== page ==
Fuel Cutoff RPM vs. Startup ECT: This table is used for the RPM limit whilst the Engine Run Time is less than the Fuel Cutoff Delay above.
Fuel Cutoff RPM - 1st Gear Reduce: When in first gear the RPM limiter can be reduced over time by using this table.



Fuel Cutoff RPM Reduction vs. ERT vs ECT: Startup RPM limit reduction in relation to engine run time and ECT.



RPM Limit - Spark: RPM Limit will use Spark if enabled.
RPM Limit - Fuel Cut: RPM Limit will use Fuel Cut if enabled.
RPM Limit - ETC: RPM Limit will use Electronic Throttle Control if enabled.
RPM Limit - Method Delay: RPM Limit will switch from spark/fuel cut to ETC after this time.



RPM Limit - Accel Coeff: Coefficient used to filter engine acceleration, lower numbers mean more filtering.
RPM Limit - Accel Thresh: RPM below the RPM Limit to begin Acceleration based RPM Limiting.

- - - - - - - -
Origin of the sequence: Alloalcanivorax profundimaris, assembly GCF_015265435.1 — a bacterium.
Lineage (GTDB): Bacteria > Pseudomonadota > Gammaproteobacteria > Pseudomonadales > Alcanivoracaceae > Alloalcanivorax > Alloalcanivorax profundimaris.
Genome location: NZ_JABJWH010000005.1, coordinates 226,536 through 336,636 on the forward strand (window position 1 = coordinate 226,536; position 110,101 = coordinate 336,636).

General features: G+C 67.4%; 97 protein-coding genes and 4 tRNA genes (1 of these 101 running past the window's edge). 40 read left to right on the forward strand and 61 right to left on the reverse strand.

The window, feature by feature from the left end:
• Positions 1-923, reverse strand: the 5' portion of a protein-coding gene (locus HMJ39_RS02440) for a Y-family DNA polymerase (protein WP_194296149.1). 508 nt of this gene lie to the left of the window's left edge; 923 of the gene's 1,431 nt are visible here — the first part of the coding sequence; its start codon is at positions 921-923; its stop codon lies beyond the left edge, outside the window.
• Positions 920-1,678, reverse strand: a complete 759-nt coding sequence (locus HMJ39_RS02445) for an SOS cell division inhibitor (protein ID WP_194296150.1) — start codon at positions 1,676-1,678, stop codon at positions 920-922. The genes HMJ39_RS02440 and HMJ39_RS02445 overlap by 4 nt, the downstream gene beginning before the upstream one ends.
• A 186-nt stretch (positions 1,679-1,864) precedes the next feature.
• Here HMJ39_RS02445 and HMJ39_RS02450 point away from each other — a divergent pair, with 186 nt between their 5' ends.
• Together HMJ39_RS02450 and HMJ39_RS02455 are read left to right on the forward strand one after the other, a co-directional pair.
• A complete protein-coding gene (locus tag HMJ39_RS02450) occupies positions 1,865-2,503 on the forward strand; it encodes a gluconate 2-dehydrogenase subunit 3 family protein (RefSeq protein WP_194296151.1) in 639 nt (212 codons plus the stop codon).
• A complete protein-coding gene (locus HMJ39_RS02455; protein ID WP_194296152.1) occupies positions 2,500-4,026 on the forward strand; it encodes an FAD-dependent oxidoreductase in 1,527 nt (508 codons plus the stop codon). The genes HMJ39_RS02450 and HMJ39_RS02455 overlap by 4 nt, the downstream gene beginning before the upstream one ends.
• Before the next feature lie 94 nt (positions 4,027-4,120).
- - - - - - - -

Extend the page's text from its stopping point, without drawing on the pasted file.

RPM Limit - Accel Max: Above this engine acceleration rate, acceleration based RPM limiting will begin.



RPM Limit Torque vs. RPM Delta vs. Gear: This is the commanded torque value based on the RPM error that controls the RPM limiter stability. Higher numbers mean faster acting limiter but more oscillation (instability) around the limiter RPM.
RPM Limit Lamp RPM: Engine Overspeed lamp will light above this RPM (if fitted).



ETC Limit Enable: This switch enables/disables Electronic Throttle Control engine speed limiting functions.
ETC Fuel Cutoff RPM vs. Gear: This table is used if an electronic throttle is fitted. It is an RPM limit that closes the throttle if exceeded.



Fuel Cutoff RPM: The RPM that fuel will be cut.
Fuel Resume RPM: The RPM that when fuel will resume.
Fuel Resume RPM Excessive: If excessive RPM limiter activity is detected then resume limits will switch to these values.